Pricing Strategy, Part 2: How to Structure Support for a Free Product Trial

» Posted by on Aug 8, 2012 in Business Strategy, Marketing, Pricing, Sales | 0 comments

Pricing Strategy, Part 2: How to Structure Support for a Free Product Trial

Not getting the results that you hoped for from your product trial strategy? Are you finding that prospects don’t use the trial to evaluate the product properly? It could be that you aren’t providing enough customer support to enable your prospects to experience your product thoroughly.  Our earlier article listed three different types of free product trials; in this article we’ll describe how to structure customer support for your product trial program.

Choosing the Right Level of Customer Support: Doing the Homework

Whatever type of free trial you decide to offer, you will need some form of customer support to ensure that prospects convert smoothly to customers. The trick is to balance the level of customer support required with the cost and workload for your support team. In order to make a good management decision, you need to do some homework.

Step One:  Look at your existing process for new customers. This is a good place to start to determine how much support you need. If your sales and implementation process is automated, and you run support without a phone system, you should be able to do the same for your free trials. If you require a combination of online training, onsite consulting, extensive documentation and a specified phone representative, you will need to provide similar services for your trials to be successful.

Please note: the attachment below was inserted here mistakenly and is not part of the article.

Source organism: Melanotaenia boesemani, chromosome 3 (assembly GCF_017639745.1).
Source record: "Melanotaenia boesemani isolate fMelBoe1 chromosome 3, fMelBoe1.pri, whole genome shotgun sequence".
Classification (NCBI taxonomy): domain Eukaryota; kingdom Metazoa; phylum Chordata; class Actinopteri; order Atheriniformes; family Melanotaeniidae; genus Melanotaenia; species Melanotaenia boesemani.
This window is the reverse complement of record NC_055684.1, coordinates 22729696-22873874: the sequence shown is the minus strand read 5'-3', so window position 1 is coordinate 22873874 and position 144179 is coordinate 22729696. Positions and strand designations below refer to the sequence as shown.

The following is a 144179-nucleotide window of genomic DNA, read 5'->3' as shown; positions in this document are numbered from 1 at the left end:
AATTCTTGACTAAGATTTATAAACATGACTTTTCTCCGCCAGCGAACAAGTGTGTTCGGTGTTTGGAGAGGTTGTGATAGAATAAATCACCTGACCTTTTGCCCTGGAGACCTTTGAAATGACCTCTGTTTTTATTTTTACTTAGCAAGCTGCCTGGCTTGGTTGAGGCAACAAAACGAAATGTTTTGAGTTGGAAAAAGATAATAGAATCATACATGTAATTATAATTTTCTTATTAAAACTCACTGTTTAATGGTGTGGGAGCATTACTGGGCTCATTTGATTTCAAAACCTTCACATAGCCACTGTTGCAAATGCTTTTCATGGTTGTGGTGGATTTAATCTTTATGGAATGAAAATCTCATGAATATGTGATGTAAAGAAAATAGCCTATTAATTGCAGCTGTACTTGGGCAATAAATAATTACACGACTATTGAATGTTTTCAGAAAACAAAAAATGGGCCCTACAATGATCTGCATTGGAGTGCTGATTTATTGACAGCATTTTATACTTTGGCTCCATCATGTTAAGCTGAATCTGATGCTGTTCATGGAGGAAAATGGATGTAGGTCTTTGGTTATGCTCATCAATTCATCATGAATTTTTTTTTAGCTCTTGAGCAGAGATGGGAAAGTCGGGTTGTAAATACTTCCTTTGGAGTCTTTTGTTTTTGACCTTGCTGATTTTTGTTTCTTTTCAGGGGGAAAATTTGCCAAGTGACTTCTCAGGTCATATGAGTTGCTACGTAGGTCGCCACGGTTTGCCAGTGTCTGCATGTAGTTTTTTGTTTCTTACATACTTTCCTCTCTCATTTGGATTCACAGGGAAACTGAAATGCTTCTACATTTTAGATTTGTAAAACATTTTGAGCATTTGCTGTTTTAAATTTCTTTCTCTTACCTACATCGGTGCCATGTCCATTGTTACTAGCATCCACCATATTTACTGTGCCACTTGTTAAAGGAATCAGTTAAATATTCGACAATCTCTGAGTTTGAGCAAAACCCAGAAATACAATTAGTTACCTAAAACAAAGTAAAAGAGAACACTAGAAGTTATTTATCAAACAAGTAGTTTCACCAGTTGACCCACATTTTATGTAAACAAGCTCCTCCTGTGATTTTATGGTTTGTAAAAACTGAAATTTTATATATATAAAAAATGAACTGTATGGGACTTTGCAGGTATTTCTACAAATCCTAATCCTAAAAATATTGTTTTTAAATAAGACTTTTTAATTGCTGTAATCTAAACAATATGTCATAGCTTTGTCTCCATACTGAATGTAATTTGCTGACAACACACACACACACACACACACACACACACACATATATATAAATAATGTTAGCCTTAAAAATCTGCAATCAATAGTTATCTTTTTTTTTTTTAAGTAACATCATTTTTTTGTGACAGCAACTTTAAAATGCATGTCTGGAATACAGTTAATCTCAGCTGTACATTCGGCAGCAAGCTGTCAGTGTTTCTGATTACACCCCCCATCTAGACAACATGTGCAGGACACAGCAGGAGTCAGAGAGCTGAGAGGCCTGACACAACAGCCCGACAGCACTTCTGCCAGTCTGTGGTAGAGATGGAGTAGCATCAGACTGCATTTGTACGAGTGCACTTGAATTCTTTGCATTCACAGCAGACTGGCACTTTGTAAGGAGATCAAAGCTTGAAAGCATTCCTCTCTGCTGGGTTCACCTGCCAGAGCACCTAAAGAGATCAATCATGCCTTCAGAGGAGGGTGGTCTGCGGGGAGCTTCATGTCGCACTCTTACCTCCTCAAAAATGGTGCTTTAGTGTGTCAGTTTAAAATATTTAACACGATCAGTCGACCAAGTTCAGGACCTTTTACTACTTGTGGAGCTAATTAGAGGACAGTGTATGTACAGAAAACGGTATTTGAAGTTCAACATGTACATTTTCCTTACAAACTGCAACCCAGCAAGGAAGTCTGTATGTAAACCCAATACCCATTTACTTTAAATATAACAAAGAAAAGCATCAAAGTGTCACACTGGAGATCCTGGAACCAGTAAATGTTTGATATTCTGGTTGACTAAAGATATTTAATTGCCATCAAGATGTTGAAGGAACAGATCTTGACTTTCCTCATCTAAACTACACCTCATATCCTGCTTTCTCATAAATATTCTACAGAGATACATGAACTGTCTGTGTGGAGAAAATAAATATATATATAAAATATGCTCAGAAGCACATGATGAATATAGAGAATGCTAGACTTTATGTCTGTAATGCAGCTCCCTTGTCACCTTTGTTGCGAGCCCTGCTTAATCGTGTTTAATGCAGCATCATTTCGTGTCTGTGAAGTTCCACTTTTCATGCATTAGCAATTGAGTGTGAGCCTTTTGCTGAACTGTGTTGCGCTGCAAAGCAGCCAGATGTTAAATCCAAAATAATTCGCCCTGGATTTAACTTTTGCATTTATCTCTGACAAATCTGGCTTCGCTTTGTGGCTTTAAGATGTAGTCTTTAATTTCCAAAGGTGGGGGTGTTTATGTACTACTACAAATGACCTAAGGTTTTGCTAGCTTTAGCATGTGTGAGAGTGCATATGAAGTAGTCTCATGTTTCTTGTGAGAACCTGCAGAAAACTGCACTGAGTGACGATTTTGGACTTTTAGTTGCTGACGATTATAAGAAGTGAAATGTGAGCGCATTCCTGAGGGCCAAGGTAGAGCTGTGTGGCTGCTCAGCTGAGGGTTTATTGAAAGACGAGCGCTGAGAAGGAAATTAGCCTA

Step Two:  Create a rough budget. No company that we’ve worked with has these numbers at their fingertips-although in an ideal scenario, they would – so just do your best with an estimate on the following: what revenue do you expect from a customer over the next five years? What is your current customer acquisition cost? How long do you expect it to take for your customer to become profitable? What is the highest cost of customer acquisition that the business could absorb and still enable growth? These numbers, or at least educated guesses at these numbers, are important. It may be that you just can’t afford to support a trial, in which case you should not do them, or you will need to change the trial structure so that the numbers come into line with reasonable customer acquisition costs for your product.

Step Three:  Talk to the support team. This one is both obvious and most often overlooked. Trials are often developed in the sales or marketing department, but they are supported in customer service. If you aren’t sure what support is available to you, or how the current support system works, you are doomed to failure. You are doomed even more so if you don’t have the cooperation of your customer support management colleagues. Make the effort to put together some numbers, take them out to lunch, and explain how a successful trial strategy could potentially boost sales and customer base. A customer with prior experience of the product may also lessens the support burden at purchase.

Trial Support Options: 3 Possible Choices

Let’s assume that your trial requires some support, and it’s not a simple sample of a manufactured product. There are many variations that you can come up with, but here are three basic structures to start from.

  1. Automated Support. Automated Support could be documentation built into the product, automated training videos, an FAQ page, or user forums.